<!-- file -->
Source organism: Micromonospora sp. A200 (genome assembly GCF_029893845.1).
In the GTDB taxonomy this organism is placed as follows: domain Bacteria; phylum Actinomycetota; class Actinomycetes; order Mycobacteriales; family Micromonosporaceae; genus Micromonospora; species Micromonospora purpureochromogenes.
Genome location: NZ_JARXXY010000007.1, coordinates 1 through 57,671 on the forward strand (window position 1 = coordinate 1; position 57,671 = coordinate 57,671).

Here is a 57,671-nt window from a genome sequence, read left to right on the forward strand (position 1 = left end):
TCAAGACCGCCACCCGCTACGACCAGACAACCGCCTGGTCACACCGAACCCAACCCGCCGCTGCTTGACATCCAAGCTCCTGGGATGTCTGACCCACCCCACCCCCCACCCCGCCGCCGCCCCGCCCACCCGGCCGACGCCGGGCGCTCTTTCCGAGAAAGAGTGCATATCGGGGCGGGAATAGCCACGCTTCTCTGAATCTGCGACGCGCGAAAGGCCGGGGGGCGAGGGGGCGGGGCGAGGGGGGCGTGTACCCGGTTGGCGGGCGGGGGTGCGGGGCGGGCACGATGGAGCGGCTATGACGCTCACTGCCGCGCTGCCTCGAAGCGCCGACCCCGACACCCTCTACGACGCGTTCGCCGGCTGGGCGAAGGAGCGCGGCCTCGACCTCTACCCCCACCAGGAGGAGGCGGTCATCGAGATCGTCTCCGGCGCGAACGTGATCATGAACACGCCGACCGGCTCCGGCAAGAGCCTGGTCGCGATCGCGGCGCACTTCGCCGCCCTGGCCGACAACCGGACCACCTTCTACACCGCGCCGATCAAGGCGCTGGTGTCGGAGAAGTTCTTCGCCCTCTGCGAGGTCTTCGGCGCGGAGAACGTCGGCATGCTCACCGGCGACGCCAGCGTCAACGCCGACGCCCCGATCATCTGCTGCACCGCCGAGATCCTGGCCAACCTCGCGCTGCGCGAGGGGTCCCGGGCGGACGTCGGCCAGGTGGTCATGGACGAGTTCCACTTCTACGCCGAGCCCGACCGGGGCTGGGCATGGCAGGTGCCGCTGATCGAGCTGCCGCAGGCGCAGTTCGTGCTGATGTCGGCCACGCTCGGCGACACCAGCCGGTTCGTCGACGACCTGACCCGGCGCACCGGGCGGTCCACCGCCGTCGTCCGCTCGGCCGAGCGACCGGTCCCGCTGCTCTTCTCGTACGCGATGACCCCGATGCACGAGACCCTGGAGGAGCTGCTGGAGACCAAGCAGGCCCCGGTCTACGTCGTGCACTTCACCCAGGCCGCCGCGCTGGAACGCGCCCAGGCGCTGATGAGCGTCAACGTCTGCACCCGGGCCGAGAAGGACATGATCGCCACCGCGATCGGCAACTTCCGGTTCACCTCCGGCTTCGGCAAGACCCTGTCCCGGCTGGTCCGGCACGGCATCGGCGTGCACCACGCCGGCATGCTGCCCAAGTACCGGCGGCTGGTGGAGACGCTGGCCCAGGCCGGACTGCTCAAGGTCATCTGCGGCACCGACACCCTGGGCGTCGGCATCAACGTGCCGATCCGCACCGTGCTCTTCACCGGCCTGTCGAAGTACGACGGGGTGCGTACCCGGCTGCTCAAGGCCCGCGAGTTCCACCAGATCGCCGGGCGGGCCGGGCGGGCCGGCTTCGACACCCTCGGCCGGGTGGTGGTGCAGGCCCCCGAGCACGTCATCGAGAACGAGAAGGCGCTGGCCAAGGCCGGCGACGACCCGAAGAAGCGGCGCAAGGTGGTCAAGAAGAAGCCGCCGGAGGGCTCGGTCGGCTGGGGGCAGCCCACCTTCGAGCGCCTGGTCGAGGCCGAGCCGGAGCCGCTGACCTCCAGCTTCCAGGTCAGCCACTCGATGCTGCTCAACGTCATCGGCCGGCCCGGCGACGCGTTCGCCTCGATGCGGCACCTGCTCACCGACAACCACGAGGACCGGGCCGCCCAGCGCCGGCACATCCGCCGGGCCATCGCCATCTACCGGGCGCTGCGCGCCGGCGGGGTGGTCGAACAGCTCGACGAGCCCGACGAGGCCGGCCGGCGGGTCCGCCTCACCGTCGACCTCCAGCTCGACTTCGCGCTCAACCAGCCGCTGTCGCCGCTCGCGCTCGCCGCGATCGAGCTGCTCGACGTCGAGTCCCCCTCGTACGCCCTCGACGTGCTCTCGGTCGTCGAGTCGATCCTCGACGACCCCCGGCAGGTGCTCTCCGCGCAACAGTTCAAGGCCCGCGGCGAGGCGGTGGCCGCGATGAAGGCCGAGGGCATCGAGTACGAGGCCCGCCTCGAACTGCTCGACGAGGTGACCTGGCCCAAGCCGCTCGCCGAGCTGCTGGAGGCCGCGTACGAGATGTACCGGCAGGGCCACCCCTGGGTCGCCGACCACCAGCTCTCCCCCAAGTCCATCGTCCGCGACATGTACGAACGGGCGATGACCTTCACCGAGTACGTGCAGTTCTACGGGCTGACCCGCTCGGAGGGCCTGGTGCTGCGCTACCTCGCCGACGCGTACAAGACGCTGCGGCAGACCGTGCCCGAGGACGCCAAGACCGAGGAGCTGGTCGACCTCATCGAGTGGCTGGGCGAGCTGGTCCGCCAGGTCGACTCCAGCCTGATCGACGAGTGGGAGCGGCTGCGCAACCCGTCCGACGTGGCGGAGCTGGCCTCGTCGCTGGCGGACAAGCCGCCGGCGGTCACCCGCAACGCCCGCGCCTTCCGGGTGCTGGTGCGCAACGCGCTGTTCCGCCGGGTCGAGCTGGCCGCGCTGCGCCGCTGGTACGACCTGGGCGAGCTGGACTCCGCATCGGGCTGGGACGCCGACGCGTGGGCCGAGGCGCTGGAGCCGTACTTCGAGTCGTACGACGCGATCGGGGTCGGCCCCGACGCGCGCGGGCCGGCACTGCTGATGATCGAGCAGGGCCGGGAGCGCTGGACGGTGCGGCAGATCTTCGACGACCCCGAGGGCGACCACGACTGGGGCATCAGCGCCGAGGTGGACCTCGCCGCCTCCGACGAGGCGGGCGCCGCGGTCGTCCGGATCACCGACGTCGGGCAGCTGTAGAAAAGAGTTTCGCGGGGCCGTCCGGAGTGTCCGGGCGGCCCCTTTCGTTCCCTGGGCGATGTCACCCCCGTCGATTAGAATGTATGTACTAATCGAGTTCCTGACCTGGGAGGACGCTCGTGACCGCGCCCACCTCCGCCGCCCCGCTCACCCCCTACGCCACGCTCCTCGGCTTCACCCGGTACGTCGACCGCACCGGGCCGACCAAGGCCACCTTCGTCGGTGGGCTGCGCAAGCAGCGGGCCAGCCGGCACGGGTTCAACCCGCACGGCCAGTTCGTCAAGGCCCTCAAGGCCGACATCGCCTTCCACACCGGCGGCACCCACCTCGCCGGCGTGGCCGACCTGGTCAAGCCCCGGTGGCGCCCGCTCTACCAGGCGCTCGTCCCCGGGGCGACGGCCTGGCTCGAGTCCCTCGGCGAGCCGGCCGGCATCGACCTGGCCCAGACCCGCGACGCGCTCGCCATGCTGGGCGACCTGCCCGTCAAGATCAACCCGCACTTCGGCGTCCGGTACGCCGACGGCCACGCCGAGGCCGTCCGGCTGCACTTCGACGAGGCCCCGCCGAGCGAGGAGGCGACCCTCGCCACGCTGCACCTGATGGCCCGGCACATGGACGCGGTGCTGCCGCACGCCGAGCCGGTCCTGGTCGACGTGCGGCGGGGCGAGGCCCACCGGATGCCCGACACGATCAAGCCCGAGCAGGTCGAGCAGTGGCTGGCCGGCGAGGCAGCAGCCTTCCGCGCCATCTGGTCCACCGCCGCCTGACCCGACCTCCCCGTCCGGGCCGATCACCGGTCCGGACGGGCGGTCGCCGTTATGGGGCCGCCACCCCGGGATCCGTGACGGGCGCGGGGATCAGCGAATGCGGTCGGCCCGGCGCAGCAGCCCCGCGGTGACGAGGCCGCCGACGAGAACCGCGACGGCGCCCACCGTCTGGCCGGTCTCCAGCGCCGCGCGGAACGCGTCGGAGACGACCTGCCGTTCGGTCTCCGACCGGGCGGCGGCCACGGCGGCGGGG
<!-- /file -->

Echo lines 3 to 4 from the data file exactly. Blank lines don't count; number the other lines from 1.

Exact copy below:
Genome location: NZ_JARXXY010000007.1, coordinates 1 through 57,671 on the forward strand (window position 1 = coordinate 1; position 57,671 = coordinate 57,671).

Here is a 57,671-nt window from a genome sequence, read left to right on the forward strand (position 1 = left end):